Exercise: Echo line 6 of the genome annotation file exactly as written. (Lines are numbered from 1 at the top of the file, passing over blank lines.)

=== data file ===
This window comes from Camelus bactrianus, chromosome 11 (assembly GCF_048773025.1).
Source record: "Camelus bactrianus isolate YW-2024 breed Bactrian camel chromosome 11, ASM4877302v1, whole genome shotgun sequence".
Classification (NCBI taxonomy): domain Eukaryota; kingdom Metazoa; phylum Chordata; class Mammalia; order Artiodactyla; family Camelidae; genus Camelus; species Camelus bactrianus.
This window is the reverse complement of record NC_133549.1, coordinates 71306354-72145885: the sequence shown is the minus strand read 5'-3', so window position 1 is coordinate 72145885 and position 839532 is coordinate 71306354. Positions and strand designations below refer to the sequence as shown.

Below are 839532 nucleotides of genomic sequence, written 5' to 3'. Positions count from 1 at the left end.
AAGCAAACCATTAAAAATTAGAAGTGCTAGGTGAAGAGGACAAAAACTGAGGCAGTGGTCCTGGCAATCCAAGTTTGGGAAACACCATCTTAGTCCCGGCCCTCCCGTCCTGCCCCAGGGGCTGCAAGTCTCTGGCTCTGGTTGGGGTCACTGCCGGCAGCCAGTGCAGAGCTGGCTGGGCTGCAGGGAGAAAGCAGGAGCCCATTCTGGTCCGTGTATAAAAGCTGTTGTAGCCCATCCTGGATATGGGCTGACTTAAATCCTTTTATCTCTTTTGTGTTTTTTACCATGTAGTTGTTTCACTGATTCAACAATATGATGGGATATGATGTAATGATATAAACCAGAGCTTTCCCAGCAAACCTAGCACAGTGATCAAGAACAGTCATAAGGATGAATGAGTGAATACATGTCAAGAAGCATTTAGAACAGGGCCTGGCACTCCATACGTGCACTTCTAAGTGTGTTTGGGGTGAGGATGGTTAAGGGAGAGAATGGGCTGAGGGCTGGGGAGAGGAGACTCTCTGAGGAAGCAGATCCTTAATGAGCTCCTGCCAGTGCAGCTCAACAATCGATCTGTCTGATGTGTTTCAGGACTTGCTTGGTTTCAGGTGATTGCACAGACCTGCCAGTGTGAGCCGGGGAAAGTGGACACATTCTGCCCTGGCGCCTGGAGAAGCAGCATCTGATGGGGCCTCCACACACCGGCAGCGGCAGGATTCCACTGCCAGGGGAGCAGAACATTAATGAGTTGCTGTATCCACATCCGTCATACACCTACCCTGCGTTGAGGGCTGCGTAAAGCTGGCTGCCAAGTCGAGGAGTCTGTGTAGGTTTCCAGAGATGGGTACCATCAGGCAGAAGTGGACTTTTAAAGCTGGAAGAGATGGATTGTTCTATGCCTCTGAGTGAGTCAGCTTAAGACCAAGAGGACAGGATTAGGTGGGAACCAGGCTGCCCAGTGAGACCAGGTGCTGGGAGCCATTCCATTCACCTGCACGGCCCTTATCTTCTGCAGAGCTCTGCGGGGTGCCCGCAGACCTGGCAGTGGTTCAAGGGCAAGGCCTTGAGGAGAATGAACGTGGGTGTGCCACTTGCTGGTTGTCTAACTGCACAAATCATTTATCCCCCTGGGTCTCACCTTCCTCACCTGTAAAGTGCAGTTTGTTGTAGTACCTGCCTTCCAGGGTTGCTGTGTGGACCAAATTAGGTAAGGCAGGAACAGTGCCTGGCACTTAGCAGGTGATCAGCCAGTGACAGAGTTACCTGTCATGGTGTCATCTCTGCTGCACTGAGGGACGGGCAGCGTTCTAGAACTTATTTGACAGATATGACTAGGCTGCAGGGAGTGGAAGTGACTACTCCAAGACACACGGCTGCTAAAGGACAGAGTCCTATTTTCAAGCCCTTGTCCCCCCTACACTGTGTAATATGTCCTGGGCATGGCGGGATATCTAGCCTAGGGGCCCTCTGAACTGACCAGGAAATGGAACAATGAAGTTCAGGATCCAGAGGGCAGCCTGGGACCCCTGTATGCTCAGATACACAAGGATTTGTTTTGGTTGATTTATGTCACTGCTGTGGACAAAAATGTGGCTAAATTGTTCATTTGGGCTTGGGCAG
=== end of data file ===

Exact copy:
AAGCAAACCATTAAAAATTAGAAGTGCTAGGTGAAGAGGACAAAAACTGAGGCAGTGGTCCTGGCAATCCAAGTTTGGGAAACACCATCTTAGTCCCGGCCCTCCCGTCCTGCCCCAGGGGCTGCAAGTCTCTGGCTCTGGTTGGGGTCACTGCCGGCAGCCAGTGCAGAGCTGGCTGGGCTGCAGGGAGAAAGCAGGAGCCCATTCTGGTCCGTGTATAAAAGCTGTTGTAGCCCATCCTGGATATGGGCTGACTTAAATCCTTTTATCTCTTTTGTGTTTTTTACCATGTAGTTGTTTCACTGATTCAACAATATGATGGGATATGATGTAATGATATAAACCAGAGCTTTCCCAGCAAACCTAGCACAGTGATCAAGAACAGTCATAAGGATGAATGAGTGAATACATGTCAAGAAGCATTTAGAACAGGGCCTGGCACTCCATACGTGCACTTCTAAGTGTGTTTGGGGTGAGGATGGTTAAGGGAGAGAATGGGCTGAGGGCTGGGGAGAGGAGACTCTCTGAGGAAGCAGATCCTTAATGAGCTCCTGCCAGTGCAGCTCAACAATCGATCTGTCTGATGTGTTTCAGGACTTGCTTGGTTTCAGGTGATTGCACAGACCTGCCAGTGTGAGCCGGGGAAAGTGGACACATTCTGCCCTGGCGCCTGGAGAAGCAGCATCTGATGGGGCCTCCACACACCGGCAGCGGCAGGATTCCACTGCCAGGGGAGCAGAACATTAATGAGTTGCTGTATCCACATCCGTCATACACCTACCCTGCGTTGAGGGCTGCGTAAAGCTGGCTGCCAAGTCGAGGAGTCTGTGTAGGTTTCCAGAGATGGGTACCATCAGGCAGAAGTGGACTTTTAAAGCTGGAAGAGATGGATTGTTCTATGCCTCTGAGTGAGTCAGCTTAAGACCAAGAGGACAGGATTAGGTGGGAACCAGGCTGCCCAGTGAGACCAGGTGCTGGGAGCCATTCCATTCACCTGCACGGCCCTTATCTTCTGCAGAGCTCTGCGGGGTGCCCGCAGACCTGGCAGTGGTTCAAGGGCAAGGCCTTGAGGAGAATGAACGTGGGTGTGCCACTTGCTGGTTGTCTAACTGCACAAATCATTTATCCCCCTGGGTCTCACCTTCCTCACCTGTAAAGTGCAGTTTGTTGTAGTACCTGCCTTCCAGGGTTGCTGTGTGGACCAAATTAGGTAAGGCAGGAACAGTGCCTGGCACTTAGCAGGTGATCAGCCAGTGACAGAGTTACCTGTCATGGTGTCATCTCTGCTGCACTGAGGGACGGGCAGCGTTCTAGAACTTATTTGACAGATATGACTAGGCTGCAGGGAGTGGAAGTGACTACTCCAAGACACACGGCTGCTAAAGGACAGAGTCCTATTTTCAAGCCCTTGTCCCCCCTACACTGTGTAATATGTCCTGGGCATGGCGGGATATCTAGCCTAGGGGCCCTCTGAACTGACCAGGAAATGGAACAATGAAGTTCAGGATCCAGAGGGCAGCCTGGGACCCCTGTATGCTCAGATACACAAGGATTTGTTTTGGTTGATTTATGTCACTGCTGTGGACAAAAATGTGGCTAAATTGTTCATTTGGGCTTGGGCAG